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Damn The Crocodiles—Keep The Cameras Rolling!
Surviving encounters with an awesome variety of enraged wildlife—rhinos, lions, tsetse flies, studio brass—Trader Horn, Hollywood’s first jungle spectacular, became the progenitor of hundreds of white-hunter-meets-white-goddess epics
June 1968 | Volume 19, Issue 4
After that—and possibly because of it—Van Dyke was reinstated as director. The original sound was doctored up so that what the audience eventually saw was the movie with both the original film and sound, except for a few closeups between Edwina and Renaldo.
In the long run most of that extraordinary five million feet of film was used in one way or another. For years afterward, Trader Horn footage showed up as intercuts in Tarzan movies. Renaldo laughed about it: “How often I’ve been watching Johnny Weissmuller and Red Corrigan—who was always in the gorilla suit—when suddenly there would be an intercut and there I’d be or Edwina or Olive way off in the distance, walking through the jungle.” Olive added, “M.G.M. made as much money selling surplus film of Trader Horn as they did from the movie itself.” Reportedly, the price was ten dollars a foot.
Trader Horn not only made money; the landscape was so beautifully portrayed that it also made people want to see Africa for themselves. About a year after the movie opened, one of Renaldo’s white-hunter friends wrote to him: “Business generally jumped 100% since you were here and the safari business has leaped about i,ooo%.”
Trader Horn was followed by a spate of jungle films. More important, the movie had an influence on Ernest Hemingway. “When I saw Trader Horn with all that magnificent paysage which the camera caught, I really got interested in Africa,” he once told Renaldo.
Back in the United States, Edwina was genuinely ill, with a disease that defied diagnosis, and after a few years she sued the studio for millions. She lost the suit, but according to rumor the studio gave her about twenty thousand dollars. After the lawsuit, Van Dyke, Carey, and Renaldo collected money for Edwina—she was swamped with lawyers’ and doctors’ bills—and sent it to her anonymously. “Even when she was working, she was shamefully underpaid,” Renaldo commented. “Harry Carey and I were getting about six hundred dollars a week. Edwina was hired at seventyfive dollars a week.”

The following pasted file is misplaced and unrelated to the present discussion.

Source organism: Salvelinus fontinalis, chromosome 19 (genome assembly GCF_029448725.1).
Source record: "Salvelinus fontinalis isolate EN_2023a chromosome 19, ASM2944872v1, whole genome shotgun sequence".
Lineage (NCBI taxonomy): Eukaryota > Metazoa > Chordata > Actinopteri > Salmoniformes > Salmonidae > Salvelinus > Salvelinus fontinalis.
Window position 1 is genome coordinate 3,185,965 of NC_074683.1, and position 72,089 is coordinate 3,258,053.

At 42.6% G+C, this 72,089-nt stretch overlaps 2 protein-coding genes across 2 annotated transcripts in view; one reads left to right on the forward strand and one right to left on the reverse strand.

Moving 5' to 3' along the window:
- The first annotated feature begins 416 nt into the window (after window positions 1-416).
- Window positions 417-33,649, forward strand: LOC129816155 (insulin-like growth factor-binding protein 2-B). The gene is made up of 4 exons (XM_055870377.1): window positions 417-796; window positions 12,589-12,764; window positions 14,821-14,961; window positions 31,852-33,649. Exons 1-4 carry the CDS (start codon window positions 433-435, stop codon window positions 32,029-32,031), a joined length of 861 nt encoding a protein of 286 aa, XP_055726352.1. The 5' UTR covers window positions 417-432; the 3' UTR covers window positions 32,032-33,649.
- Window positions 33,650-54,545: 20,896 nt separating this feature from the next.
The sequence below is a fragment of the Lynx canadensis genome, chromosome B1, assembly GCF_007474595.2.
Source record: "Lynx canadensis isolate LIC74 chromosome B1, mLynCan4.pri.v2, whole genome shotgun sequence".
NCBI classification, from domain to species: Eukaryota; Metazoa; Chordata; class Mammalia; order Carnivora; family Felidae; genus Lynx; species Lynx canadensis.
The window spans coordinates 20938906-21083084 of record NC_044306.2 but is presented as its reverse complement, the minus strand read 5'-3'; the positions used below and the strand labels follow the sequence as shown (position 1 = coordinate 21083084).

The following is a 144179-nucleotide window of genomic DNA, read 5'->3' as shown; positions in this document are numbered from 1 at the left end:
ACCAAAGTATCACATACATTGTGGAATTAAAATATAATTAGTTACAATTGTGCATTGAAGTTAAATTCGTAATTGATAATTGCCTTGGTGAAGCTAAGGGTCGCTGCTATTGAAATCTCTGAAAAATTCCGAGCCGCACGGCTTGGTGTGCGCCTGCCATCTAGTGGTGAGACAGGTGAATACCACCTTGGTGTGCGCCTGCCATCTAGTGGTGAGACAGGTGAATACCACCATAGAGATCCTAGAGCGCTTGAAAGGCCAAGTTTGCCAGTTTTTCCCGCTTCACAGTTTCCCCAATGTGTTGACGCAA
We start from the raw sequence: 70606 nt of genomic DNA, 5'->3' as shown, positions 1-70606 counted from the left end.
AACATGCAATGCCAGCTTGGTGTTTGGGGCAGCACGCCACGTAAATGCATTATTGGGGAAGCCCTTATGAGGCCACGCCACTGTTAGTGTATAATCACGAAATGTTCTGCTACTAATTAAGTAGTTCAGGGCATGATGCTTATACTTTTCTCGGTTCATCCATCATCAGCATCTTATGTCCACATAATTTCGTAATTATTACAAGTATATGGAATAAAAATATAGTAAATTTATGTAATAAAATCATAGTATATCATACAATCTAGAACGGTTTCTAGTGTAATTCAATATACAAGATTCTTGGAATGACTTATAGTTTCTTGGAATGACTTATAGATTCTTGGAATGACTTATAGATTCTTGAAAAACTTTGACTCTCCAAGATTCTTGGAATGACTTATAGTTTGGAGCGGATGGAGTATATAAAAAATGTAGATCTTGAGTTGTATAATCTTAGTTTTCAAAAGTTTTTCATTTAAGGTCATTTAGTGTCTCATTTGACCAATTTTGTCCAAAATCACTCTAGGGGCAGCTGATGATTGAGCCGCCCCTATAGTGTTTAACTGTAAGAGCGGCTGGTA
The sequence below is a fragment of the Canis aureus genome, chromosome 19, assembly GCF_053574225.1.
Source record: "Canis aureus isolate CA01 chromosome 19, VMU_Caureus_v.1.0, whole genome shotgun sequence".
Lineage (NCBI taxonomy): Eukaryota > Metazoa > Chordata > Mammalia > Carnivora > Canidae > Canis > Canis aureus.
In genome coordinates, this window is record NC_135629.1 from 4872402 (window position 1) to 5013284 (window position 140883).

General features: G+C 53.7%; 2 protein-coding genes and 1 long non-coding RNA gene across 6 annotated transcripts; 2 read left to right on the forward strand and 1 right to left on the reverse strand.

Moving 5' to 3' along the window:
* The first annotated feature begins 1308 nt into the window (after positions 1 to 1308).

Van Dyke lived for another ten years and directed some excellent motion pictures (among them Naughty Marietta ). But the hazards of filming Trader Horn may well have shortened his life.
Renaldo made few pictures during the thirties and forties, but later he did play the title role in The Cisco Kid; from this and television serials, he made a comfortable living.
“I don’t know why we didn’t keep in touch with Edwina,” Olive said to me. “When I knew you were coming I rummaged around and found a phone number someone gave me about a year ago.” She went into another roqm and came back with a scrap of paper. “It’s supposed to be Edwina’s,” she said, handing it to me. It was a number in a large western city.
I was about to put in the call when I said to Renaldo: “Here. You do it.” We were all suddenly uneasy. It didn’t seem possible that after all these years she could be found just by picking up the phone.
Renaldo dialed the number, and we waited. Someone answered, and, after thirty-four years, he smiled in instant recognition. “Edwina,” he said, “this is Duncan.” There was a little gasp at the other end. “Duncan,” said a light, charming voice. “How are you?”
“Where have you been?” he asked. “We thought you were dead.”
“I know,” she replied rather sadly. “I know people think that, but that’s all right with me. Let them keep thinking it.”
She explained that she had married and that her husband had several children by a previous marriage. Like her, he was a Mormon. They lived quietly, she said, and their lives revolved around church work. Few of her friends knew who she really was and she wanted to keep her past life a secret, even now.
A few minutes later, Renaldo said good-bye and hung up. “I don’t altogether understand Edwina,” he said. “Although she was a very determined young woman, she was naïve. She thought that good work and honest effort are always justly rewarded. She had worked so hard, under such difficult conditions, she felt she deserved better treatment than she got. We all think so, too. But instead of accepting it gracefully, Edwina, I think, has just tried to blank out her whole life during those years.”
But surely neither she nor any of them can ever forget. Certainly not Olive, whose grandchildren love to hear about the time Granny went into the jungles of Africa. And it is probable that even Edwina must occasionally take pride in recalling how she attacked lions with a stick, how she fought a raging crocodile, and how, surrounded by a thousand awestruck subjects, she was for a time a beautiful fair-haired goddess.